London Zoo and its conservation work is at risk of “extinction” due to the coronavirus pandemic, Sir David Attenborough has warned.
The broadcaster and naturalist is fronting an appeal to support the Zoological Society of London (ZSL), which runs London and Whipsnade zoos.
The sites have now opened to the public but the closure during lockdown heavily impacted the charity’s income.
Sir David said ZSL faced “its toughest challenge” in 200 years.
In a video appeal, the naturalist spoke of the charity’s “outstanding contribution to conservation”.
Sir David said: “ZSL’s work is vital in driving forward the vision of a world where wildlife thrives.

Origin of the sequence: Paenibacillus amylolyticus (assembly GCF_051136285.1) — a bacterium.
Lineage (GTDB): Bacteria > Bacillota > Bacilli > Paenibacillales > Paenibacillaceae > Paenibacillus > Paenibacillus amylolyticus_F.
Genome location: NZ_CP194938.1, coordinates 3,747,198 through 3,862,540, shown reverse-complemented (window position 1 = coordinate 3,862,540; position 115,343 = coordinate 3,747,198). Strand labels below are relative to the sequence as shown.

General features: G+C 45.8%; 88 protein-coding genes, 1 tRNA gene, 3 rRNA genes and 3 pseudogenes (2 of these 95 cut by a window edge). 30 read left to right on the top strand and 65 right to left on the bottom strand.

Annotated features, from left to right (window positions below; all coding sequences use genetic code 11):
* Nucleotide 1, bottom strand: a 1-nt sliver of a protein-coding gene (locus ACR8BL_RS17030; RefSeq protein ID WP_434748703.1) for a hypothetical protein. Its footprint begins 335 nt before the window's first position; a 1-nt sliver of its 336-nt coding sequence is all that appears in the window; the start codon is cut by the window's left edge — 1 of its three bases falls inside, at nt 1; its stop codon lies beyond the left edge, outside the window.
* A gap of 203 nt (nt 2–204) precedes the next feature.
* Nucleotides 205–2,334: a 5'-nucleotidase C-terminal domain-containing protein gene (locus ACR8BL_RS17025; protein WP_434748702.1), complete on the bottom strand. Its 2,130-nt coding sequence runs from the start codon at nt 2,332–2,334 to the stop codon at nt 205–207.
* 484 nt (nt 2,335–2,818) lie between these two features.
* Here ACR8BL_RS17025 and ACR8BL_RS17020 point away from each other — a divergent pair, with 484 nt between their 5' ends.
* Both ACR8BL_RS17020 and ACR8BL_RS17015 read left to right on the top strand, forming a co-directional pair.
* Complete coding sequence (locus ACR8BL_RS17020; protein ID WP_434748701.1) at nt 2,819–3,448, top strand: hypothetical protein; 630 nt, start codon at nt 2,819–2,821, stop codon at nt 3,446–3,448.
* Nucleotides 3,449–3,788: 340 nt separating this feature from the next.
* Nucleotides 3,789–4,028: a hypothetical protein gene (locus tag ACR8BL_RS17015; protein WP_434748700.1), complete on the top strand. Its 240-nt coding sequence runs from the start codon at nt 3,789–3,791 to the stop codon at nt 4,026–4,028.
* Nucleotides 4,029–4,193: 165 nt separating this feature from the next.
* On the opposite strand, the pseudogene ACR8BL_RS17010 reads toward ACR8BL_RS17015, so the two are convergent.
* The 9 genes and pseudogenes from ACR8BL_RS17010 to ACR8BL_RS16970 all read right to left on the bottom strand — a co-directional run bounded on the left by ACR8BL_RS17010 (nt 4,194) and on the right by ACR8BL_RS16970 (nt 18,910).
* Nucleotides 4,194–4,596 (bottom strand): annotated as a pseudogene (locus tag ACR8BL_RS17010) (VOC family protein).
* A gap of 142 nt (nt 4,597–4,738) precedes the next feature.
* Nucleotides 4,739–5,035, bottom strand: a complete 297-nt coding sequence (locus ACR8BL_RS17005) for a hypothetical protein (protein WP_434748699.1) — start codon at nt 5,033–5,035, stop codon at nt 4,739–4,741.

“Its two zoos, London and Whipsnade, are home to over 20,000 animals, many of which are endangered in the wild, from tiny dart frogs to majestic tigers and everything in between.
“ZSL now faces its toughest challenge to date. Put bluntly, the national institution is now itself at risk of extinction,” he said.
The society, which was founded in 1826, had to close its zoos in March for the first time since World War Two.
Zoos have reopened their gates but social distancing measures have restricted visitor numbers, ZSL said.
Director general Dominic Jermey said the pandemic had put the zoos under “immense financial pressure”.
“The world cannot afford for our work to be stopped; but we need help to keep going.”
“We have no way of recouping what was lost; we’re fighting our biggest challenge in our 200-year history,” Mr Jermey added.